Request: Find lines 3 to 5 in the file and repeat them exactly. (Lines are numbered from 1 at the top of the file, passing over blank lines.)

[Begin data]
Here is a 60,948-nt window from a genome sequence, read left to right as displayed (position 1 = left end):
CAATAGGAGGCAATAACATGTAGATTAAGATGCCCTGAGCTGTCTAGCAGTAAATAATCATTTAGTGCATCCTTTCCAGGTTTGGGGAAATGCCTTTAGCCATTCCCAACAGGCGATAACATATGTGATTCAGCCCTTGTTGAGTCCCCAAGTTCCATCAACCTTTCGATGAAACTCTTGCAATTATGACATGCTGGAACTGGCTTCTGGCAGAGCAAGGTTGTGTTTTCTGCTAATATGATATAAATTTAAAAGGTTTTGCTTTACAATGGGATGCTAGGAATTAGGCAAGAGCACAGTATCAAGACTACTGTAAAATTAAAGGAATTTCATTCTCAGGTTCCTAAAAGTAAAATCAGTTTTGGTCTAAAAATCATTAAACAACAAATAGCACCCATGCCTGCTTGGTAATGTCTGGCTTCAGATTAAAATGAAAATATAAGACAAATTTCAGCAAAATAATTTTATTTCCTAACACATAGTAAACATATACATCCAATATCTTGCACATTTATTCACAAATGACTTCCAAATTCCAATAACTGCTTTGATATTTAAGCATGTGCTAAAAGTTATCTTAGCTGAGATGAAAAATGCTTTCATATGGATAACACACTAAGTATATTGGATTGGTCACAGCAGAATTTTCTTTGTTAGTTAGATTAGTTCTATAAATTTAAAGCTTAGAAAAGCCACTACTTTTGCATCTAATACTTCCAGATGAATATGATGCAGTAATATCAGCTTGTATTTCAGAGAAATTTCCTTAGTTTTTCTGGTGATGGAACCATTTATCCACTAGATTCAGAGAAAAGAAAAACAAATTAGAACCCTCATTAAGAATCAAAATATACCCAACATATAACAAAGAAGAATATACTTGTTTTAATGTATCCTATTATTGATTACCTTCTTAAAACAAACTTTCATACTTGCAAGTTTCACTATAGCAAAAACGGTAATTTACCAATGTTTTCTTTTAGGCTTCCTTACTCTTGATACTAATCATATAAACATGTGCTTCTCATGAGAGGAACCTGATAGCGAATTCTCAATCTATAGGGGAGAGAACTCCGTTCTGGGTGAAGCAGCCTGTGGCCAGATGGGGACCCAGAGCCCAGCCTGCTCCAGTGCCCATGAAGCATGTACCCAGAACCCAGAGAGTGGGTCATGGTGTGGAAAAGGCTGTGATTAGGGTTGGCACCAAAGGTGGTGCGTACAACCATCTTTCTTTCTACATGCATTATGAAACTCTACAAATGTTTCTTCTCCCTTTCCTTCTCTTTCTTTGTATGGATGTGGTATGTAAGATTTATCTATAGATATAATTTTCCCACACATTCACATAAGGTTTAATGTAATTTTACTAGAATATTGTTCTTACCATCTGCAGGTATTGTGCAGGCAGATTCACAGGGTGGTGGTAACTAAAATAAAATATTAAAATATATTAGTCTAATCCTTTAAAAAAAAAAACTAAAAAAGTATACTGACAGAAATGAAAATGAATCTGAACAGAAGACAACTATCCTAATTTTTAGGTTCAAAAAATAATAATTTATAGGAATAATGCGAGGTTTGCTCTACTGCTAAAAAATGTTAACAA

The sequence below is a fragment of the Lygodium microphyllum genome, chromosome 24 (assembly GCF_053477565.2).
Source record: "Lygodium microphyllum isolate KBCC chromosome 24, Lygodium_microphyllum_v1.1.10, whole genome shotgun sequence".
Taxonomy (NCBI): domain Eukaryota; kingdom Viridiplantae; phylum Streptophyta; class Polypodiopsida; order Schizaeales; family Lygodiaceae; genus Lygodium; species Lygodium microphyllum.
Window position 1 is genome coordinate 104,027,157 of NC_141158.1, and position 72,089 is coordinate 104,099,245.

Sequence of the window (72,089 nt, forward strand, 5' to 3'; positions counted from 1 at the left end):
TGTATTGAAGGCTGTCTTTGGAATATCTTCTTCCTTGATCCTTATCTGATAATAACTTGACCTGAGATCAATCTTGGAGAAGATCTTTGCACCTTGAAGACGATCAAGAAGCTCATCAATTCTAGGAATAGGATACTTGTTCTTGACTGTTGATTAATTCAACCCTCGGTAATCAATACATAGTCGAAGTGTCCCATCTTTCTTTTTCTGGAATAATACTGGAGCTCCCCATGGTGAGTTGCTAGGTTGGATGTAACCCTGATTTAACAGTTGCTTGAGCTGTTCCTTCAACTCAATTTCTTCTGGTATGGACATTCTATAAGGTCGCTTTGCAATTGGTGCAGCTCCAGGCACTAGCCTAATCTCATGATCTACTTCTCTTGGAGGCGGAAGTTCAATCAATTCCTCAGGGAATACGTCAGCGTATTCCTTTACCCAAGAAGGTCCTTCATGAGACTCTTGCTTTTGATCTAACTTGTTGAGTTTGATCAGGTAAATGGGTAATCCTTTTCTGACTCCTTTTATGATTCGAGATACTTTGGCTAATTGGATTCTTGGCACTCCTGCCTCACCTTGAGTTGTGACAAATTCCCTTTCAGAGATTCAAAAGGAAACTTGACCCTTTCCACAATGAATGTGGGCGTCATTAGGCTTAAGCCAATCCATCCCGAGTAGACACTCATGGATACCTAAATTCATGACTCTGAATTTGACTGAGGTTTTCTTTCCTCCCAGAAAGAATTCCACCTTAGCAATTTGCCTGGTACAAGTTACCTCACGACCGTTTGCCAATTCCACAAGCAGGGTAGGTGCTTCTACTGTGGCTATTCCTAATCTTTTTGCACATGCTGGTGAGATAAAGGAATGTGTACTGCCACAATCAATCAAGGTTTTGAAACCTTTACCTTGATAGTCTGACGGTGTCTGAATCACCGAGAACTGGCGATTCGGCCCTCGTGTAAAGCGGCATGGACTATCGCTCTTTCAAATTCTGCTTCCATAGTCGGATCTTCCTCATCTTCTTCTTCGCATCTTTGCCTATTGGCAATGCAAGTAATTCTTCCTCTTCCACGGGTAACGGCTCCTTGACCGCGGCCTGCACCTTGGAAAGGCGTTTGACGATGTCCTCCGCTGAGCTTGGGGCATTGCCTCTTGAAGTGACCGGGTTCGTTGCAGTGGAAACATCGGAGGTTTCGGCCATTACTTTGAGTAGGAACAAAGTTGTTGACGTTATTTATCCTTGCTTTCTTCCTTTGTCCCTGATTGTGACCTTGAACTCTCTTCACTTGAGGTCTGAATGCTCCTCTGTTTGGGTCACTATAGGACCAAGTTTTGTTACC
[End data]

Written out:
The sequence below is a fragment of the Lygodium microphyllum genome, chromosome 24 (assembly GCF_053477565.2).
Source record: "Lygodium microphyllum isolate KBCC chromosome 24, Lygodium_microphyllum_v1.1.10, whole genome shotgun sequence".
Taxonomy (NCBI): domain Eukaryota; kingdom Viridiplantae; phylum Streptophyta; class Polypodiopsida; order Schizaeales; family Lygodiaceae; genus Lygodium; species Lygodium microphyllum.